The cheetah is a big cat with several distinctive features – a slender body, deep chest, spotted pelage, a small rounded head, black tear-like streaks on the face, long thin legs and a long spotted tail. Its lightly built, slender form is in sharp contrast with the robust build of the other big cats
The cheetah reaches nearly 70 to 90 cm at the shoulder, and weighs 21–72 kg. Though taller than the leopard, it is notably smaller than the lion. Basically yellowish tan or rufous to greyish white, the coat is uniformly covered with nearly 2,000 solid black spots.
The cheetah is the world’s fastest land mammal. With acceleration that would leave most automobiles in the dust, a cheetah can go from 0 to 96 km/h an hour in only three seconds. These big cats are quite nimble at high speed and can make quick and sudden turns in pursuit of prey. The speed of a hunting cheetah averages 64 km/h during a sprint; the chase is interspersed with a few short bursts of speed, when the animal can clock 112 km/h.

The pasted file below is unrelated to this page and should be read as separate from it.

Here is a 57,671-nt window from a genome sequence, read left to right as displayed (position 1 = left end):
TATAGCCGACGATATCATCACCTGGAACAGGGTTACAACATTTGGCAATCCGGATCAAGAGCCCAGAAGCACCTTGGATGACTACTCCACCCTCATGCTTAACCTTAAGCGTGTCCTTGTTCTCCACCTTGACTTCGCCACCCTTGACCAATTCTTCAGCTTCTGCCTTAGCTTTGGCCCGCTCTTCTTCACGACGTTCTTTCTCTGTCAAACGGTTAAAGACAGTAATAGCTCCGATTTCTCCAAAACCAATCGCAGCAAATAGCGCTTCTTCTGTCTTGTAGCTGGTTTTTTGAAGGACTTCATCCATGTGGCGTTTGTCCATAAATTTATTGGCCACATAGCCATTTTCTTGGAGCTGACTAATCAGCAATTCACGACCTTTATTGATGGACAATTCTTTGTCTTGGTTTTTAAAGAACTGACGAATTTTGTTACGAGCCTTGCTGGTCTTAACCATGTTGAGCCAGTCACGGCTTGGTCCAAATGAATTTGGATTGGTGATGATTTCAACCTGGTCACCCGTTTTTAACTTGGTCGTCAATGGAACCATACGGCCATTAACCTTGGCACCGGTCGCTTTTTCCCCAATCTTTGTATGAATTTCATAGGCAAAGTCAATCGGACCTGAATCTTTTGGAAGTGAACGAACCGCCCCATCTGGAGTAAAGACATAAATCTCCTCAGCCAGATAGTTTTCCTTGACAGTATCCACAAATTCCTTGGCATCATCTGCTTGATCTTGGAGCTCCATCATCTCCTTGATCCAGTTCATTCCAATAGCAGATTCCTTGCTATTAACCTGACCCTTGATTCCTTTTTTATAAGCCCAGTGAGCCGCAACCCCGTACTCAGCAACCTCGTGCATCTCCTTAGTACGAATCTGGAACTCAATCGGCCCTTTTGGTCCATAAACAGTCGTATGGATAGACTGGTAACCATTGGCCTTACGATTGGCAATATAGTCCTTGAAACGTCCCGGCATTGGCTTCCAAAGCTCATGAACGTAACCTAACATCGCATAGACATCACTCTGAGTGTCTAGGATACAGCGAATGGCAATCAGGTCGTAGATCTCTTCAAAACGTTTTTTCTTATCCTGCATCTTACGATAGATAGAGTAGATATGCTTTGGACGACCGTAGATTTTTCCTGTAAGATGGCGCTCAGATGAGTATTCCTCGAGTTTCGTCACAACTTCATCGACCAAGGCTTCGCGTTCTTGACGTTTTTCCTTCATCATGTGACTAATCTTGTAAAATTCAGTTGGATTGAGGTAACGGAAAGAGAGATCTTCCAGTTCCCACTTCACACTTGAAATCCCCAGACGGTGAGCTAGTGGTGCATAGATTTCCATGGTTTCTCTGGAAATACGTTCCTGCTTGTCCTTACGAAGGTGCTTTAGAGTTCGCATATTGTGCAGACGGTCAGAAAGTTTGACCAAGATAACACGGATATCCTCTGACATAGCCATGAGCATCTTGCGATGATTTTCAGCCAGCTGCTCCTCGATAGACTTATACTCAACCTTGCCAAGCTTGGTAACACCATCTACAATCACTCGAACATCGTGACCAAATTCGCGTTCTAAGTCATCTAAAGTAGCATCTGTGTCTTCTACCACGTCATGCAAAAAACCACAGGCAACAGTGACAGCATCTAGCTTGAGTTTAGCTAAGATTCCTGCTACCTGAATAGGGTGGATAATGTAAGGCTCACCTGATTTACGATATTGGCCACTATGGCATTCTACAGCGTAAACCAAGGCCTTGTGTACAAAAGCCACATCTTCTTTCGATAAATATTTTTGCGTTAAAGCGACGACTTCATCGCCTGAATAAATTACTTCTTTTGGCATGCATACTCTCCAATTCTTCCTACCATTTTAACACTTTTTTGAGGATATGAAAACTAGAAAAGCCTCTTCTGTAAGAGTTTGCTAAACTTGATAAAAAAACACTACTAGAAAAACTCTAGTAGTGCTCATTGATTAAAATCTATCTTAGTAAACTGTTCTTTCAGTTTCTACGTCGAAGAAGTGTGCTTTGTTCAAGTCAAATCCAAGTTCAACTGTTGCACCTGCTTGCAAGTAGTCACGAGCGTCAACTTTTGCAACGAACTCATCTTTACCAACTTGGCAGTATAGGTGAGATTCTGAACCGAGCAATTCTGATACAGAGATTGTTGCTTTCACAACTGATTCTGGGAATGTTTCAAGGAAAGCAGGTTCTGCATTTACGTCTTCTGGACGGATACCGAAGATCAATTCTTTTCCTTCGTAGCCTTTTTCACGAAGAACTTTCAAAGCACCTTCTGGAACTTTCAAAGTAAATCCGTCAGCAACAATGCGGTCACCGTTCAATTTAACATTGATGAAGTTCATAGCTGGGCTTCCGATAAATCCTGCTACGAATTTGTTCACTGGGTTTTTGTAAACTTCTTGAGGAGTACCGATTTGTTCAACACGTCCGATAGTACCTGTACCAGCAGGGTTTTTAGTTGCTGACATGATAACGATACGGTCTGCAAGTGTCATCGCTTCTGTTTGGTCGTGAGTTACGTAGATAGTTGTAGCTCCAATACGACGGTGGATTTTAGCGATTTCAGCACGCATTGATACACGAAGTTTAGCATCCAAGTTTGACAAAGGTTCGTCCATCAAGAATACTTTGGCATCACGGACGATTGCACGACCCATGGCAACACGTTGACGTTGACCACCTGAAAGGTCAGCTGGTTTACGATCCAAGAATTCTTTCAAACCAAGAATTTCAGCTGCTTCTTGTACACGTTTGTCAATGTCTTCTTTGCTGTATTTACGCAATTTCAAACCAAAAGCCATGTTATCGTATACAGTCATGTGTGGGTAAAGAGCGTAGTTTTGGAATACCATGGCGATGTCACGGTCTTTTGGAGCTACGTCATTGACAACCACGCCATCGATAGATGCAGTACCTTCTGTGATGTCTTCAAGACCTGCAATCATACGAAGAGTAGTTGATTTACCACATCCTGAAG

Cheetahs eat small- to medium-size animals, such as hares, impalas, wildebeest calves, and gazelles.
Cheetahs live and hunt mainly in open grasslands and bushy areas. Historically cheetahs were found throughout Africa and Asia from South Africa to India. They are now confined to parts of eastern, central and southwestern Africa and a small portion of Iran. In 1900, there were over 100,000 cheetahs across their historic range. Today, an estimated 9,000 to 12,000 cheetahs remain in the wild in Africa. In Iran, there are around 200 cheetahs living in small isolated populations.
See how a drawing of cheetah being made here:
Below is a poster that can be found on this page